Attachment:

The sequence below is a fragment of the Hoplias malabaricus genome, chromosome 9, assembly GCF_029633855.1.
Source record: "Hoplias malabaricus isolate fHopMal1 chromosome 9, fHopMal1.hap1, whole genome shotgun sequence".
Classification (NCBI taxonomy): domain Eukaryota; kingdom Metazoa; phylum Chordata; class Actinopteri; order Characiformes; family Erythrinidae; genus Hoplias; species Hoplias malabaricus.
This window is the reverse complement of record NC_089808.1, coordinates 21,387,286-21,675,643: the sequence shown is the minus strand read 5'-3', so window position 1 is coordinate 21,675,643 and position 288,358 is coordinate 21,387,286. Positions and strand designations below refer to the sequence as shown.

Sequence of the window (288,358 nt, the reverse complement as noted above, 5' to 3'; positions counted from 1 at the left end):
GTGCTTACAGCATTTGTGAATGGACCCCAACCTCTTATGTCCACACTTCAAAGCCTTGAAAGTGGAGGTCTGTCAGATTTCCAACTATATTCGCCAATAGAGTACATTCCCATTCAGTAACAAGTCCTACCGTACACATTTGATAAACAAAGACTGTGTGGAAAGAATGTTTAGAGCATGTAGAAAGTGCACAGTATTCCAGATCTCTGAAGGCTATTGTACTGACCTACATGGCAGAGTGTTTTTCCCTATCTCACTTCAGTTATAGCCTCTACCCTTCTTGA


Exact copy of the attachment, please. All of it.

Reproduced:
The sequence below is a fragment of the Hoplias malabaricus genome, chromosome 9, assembly GCF_029633855.1.
Source record: "Hoplias malabaricus isolate fHopMal1 chromosome 9, fHopMal1.hap1, whole genome shotgun sequence".
Classification (NCBI taxonomy): domain Eukaryota; kingdom Metazoa; phylum Chordata; class Actinopteri; order Characiformes; family Erythrinidae; genus Hoplias; species Hoplias malabaricus.
This window is the reverse complement of record NC_089808.1, coordinates 21,387,286-21,675,643: the sequence shown is the minus strand read 5'-3', so window position 1 is coordinate 21,675,643 and position 288,358 is coordinate 21,387,286. Positions and strand designations below refer to the sequence as shown.

Sequence of the window (288,358 nt, the reverse complement as noted above, 5' to 3'; positions counted from 1 at the left end):
GTGCTTACAGCATTTGTGAATGGACCCCAACCTCTTATGTCCACACTTCAAAGCCTTGAAAGTGGAGGTCTGTCAGATTTCCAACTATATTCGCCAATAGAGTACATTCCCATTCAGTAACAAGTCCTACCGTACACATTTGATAAACAAAGACTGTGTGGAAAGAATGTTTAGAGCATGTAGAAAGTGCACAGTATTCCAGATCTCTGAAGGCTATTGTACTGACCTACATGGCAGAGTGTTTTTCCCTATCTCACTTCAGTTATAGCCTCTACCCTTCTTGA